Soludo consolidating nigerian banking Free exotic sex chat line
Two weeks ago in Kaduna, each of the panellists was asked to make a closing remark.
Walker said most cryptically: “Let everybody begin to pay tax”.
And last Saturday, wife of a State House of Assembly Speaker ordered policemen to beat some men of the Federal Road Safety Corps (FRSC) on patrol for daring to question the non-use of seat belt by her driver.
These are some of the governance issues we must tackle along with restructuring if we are really serious about the future of our country.
It was so odd a response that there was an exclamation from the audience. Until we begin to run our nation on the basis of what everyone can bring to the table by way of taxation, we are not going anywhere.
And by that I mean the productive capacity of each citizen rather than the resources that are buried in their family compounds.
On Thursday and Friday last week, I was also part of the dialogue at the 4th session of the Prof Ibrahim Gambari’s Savannah Centre conference on the theme, “Is Restructuring the Panacea for National Cohesion and Good Governance?
” The lead speaker for my panel, Bishop Hassan Matthew Kukah said Nigerians cannot hold conversation on more than one issue at the same time.
Walker, who has spent considerable time in our country, prefaced his intervention with a rejoinder of sort.
Well aware of the 90-day timeframe established by the Constitution for the entire recall process to be completed by the Independent National Electoral Commission (INEC), Melaye’s Super Judge fixed 29th September as the date to hear the Motion on Notice, knowing for sure that by then the entire recall process would have lapsed–and become, in the words of the Senate leadership, a waste of time!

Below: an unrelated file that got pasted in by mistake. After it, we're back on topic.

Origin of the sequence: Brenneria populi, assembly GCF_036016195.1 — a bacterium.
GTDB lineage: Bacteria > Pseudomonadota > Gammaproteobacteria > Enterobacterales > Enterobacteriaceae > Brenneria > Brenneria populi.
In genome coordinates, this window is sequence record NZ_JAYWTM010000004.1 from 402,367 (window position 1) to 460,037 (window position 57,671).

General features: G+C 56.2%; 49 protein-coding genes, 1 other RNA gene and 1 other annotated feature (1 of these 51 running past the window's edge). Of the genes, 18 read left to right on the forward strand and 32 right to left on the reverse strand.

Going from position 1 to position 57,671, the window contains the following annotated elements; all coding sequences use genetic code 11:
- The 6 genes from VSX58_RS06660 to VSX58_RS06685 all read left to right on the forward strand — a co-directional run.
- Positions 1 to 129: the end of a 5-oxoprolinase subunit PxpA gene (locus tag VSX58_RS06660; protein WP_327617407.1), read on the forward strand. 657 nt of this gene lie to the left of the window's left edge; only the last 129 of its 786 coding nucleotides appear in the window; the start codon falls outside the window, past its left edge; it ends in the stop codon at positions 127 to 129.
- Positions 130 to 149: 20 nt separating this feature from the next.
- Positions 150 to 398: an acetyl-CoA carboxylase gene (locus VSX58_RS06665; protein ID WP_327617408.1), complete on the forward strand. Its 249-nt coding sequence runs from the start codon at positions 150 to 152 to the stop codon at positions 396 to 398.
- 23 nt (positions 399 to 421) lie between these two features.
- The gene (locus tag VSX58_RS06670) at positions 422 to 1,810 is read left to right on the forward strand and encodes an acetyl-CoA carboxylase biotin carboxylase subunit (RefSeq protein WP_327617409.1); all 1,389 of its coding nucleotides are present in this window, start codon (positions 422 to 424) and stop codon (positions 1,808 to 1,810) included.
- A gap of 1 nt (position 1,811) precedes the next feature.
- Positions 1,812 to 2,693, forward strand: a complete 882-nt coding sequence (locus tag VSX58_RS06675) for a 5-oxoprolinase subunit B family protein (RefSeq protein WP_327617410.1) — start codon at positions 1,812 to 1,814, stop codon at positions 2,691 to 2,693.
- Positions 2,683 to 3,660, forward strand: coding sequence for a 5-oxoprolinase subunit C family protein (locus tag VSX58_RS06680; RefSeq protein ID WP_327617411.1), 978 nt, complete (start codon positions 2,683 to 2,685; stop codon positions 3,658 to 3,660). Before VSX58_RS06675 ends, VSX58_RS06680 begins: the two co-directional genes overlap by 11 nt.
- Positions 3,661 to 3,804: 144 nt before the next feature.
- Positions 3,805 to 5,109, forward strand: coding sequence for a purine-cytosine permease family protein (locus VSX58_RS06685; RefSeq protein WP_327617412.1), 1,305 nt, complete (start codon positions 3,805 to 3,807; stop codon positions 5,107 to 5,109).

Thanks to Ms Lola Shoneyin who provided the platform for the conversations about our country that lasted four days and successfully hosted her annual book event, Kaduna was the first in a series of several formal and informal engagements on Nigeria that I have actively participated in within the last two weeks.
Nobody needed any telling that he was angry as he made his presentation.
“Nigeria is a failed state”, Dr Abubakar Othman, who teaches African Poetry and Creative Writing at the University of Maiduguri, repeatedly declared before launching into a song, or more appropriately, a chant, rendered in a “strange” language.
Incidentally, another speaker at KABAFEST, Dr Razinatu Mohammed, an associate professor of Feminist Literary Criticism, also from the University of Maiduguri, was no less scathing about the state of our country but she located the problem within the context of rule of law. Can you imagine our lawmakers calling a lawful process by the voters a waste of time?